So what on earth are you going to do instead?
Well, why not have a barbecue right here and now?!
Yes, today's column is a Forget-The-Eclipse Special, entirely devoted to the dos and don'ts of having a barbecue!
Lunar occlusion? A load of baloney! Leave eclipses to the anoraks and let's get down to the nitty gritty of outdoor cookin'!
When making a barbecue, should I stare directly at it? Or is it safer to wear dark glasses?
You should never stare directly at a barbecue after you have lit it. If you do, you will become convinced that it has gone out, or hasn't even started properly, and then the temptation will overwhelm you to throw barbecue lighting fluid all over the barbecue.
The golden rule of barbecues is that if the flames are leaping merrily high in the air, it is nowhere near ready, but if it looks grey and miserable, as if it has gone out, it is ready for cooking on.
If I use a piece of cardboard with a pinhole in it, will it throw an image of the barbecue on to a sheet of white paper?
Yes. And lots of meat juice, soot and tabasco sauce as well.
Right. So what happens if you do throw barbecue lighting fluid over the barbecue?
All hell breaks loose. There is an almighty pyramid of fire. The meat burns to a cinder. Your apron is singed. A great fireball incinerates your garden and all the neighbouring gardens. The resultant upsurge of hot air creates a strange tornado effect which breaks the cloud cover above your head, thus enabling you to see the sun expectedly.
But the sun isn't there! It's covered by a strange black object! Suddenly you realise that your faulty barbecue technique has enabled you to see the eclipse after all!
Is there a word of truth in any of that?
No. Next question, please.
What kind of apron should a man wear to tend a barbecue?
An asbestos one, or anything fireproof. There is a common misconception that a man comes into his own at the barbecue, perhaps based on Australian images of the "barbie", with the rugged Australian male wearing his bloodstained apron and cooking huge lumps of beef over a raging fire.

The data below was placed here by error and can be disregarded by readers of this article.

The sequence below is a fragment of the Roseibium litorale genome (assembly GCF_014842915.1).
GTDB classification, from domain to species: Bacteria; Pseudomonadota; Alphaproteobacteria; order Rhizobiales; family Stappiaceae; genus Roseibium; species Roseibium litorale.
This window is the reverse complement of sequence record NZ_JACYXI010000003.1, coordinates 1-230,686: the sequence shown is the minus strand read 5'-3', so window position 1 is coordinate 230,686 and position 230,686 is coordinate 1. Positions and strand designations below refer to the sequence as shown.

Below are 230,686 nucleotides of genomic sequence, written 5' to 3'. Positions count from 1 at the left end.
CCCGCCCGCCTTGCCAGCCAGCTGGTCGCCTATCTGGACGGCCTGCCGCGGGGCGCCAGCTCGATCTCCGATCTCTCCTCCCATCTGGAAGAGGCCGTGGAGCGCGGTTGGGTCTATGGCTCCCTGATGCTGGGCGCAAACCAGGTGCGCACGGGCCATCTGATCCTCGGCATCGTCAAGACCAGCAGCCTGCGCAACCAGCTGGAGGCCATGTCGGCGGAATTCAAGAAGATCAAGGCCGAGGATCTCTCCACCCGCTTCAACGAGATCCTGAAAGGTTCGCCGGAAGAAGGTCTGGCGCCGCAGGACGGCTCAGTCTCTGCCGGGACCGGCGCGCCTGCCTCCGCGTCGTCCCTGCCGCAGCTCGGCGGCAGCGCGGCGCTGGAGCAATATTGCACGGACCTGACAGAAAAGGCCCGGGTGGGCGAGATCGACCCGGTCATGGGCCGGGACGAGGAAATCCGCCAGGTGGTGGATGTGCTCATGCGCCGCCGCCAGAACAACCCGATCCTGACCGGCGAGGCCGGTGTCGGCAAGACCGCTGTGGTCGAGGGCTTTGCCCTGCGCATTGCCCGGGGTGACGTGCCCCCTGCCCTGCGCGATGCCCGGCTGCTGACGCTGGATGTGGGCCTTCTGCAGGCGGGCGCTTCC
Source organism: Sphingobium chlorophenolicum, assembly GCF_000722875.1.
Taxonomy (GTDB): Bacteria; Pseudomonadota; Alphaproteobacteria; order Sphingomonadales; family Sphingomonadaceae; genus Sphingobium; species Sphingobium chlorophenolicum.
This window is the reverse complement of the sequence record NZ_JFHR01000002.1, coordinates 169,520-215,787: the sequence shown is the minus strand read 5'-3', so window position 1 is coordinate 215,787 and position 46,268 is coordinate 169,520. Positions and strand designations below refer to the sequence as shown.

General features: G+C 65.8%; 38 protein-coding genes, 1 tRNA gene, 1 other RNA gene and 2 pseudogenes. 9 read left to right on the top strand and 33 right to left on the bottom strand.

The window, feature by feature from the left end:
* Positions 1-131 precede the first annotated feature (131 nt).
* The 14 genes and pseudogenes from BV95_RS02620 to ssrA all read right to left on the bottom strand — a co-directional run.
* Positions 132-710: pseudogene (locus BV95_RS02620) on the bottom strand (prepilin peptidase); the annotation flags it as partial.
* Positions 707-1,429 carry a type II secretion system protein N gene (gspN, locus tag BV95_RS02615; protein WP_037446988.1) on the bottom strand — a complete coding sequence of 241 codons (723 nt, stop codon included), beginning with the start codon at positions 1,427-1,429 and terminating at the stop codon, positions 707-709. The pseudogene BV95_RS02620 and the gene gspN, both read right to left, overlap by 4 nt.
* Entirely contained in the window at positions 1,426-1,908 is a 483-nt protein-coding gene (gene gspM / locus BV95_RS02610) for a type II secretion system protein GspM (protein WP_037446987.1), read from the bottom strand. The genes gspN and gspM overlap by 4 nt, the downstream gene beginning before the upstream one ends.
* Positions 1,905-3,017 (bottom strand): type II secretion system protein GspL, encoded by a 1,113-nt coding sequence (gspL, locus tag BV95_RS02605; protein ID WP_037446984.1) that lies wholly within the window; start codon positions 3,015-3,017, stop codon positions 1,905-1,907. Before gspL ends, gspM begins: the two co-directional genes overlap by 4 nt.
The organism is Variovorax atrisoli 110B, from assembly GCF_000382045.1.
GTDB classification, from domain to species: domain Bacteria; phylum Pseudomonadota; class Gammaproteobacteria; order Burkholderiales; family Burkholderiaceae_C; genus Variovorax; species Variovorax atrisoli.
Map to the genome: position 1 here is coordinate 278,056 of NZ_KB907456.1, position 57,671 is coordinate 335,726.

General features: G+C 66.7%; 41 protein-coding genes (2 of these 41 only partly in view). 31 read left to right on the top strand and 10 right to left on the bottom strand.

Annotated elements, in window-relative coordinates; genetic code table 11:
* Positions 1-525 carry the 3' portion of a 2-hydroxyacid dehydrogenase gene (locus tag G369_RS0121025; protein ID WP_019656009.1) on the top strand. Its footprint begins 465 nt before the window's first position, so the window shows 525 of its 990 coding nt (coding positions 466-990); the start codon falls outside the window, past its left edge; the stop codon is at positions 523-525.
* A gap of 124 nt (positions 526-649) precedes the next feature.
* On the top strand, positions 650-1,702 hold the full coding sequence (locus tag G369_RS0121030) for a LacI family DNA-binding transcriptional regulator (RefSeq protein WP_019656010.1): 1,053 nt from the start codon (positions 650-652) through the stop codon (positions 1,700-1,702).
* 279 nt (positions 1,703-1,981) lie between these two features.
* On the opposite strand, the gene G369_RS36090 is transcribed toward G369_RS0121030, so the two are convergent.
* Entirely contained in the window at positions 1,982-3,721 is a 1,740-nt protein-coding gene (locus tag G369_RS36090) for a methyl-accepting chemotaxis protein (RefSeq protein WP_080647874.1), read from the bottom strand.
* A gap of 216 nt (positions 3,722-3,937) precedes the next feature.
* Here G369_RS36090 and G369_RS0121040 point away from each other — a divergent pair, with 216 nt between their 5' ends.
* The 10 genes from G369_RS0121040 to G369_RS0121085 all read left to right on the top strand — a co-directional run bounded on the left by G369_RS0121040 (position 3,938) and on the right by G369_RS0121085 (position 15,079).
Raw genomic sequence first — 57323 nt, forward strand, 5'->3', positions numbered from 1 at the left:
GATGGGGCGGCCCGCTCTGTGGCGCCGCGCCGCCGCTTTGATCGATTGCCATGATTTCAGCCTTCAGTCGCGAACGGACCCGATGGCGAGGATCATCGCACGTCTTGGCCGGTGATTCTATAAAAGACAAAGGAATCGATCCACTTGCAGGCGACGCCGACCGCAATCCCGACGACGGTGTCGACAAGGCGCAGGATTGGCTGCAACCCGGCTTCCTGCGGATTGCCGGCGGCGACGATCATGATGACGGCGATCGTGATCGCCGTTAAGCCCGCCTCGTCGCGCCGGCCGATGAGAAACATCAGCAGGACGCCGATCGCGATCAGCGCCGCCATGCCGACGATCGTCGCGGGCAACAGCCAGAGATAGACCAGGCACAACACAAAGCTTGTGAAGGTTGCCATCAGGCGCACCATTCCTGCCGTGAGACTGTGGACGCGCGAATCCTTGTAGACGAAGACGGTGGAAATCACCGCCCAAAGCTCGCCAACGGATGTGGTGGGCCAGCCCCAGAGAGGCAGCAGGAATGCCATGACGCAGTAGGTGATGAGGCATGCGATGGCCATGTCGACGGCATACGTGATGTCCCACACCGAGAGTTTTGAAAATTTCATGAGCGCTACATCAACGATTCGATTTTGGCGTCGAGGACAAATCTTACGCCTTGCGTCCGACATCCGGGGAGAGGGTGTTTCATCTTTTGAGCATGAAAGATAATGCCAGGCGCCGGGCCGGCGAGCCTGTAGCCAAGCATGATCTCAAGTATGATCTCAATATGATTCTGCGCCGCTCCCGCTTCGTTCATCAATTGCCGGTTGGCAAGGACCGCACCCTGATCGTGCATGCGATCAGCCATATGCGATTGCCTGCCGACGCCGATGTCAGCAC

If you want a piece of meat that is red inside and burnt on the outside, get a man to do it. If you want decent marinated meat and delicate tastes, get a woman. A man is good at setting fire to coal. Let a woman take over thereafter. That's the golden rule of barbecues.
But is a woman going to be any good at cooking on a fierce heat on glowing metal bars and wrestling with meat as it half-falls through into the fire below?
You shouldn't barbecue meat on the naked bars. You should cook it on roasting trays laid on the bars, and previously oiled to stop stuff sticking to them. That's the golden rule.
Is there a "River Cafe Book of Barbecue Cooking"?
Let us devoutly pray not.
In Australia, is a Barbie doll a little plastic man with a bloodstained apron, holding the charred remains of a chicken on a spit?
Where do we get the word "barbecue" from? Is it true that it's derived from a Wild West ranch called the Bar B Q?
Don't be silly. "Barbecue" comes from a Spanish word barbacoa, meaning a wooden frame on which meat is cooked.
But wouldn't the wooden frame burn as well, thus causing dangerous fires?
Yes. That is why so much of Spain today is arid and frazzled.
The last time I was in Spain I bought a bag of barbecue charcoal. The instructions, which were all in Spanish, said that you should not start cooking until the llamas had died down. But what on earth have llamas got to do with barbecue cooking?
A lot. The Spanish word llama may mean a bad-tempered South American beast of burden, but it is also the word for "flame".
Hold on! I think the clouds are beginning to part! Look - it's sunshine! I think we'll get to see the eclipse after all!
Suit yourself. You're on your own. Give me a good charred pork'n'herb sausage any day.Reuse content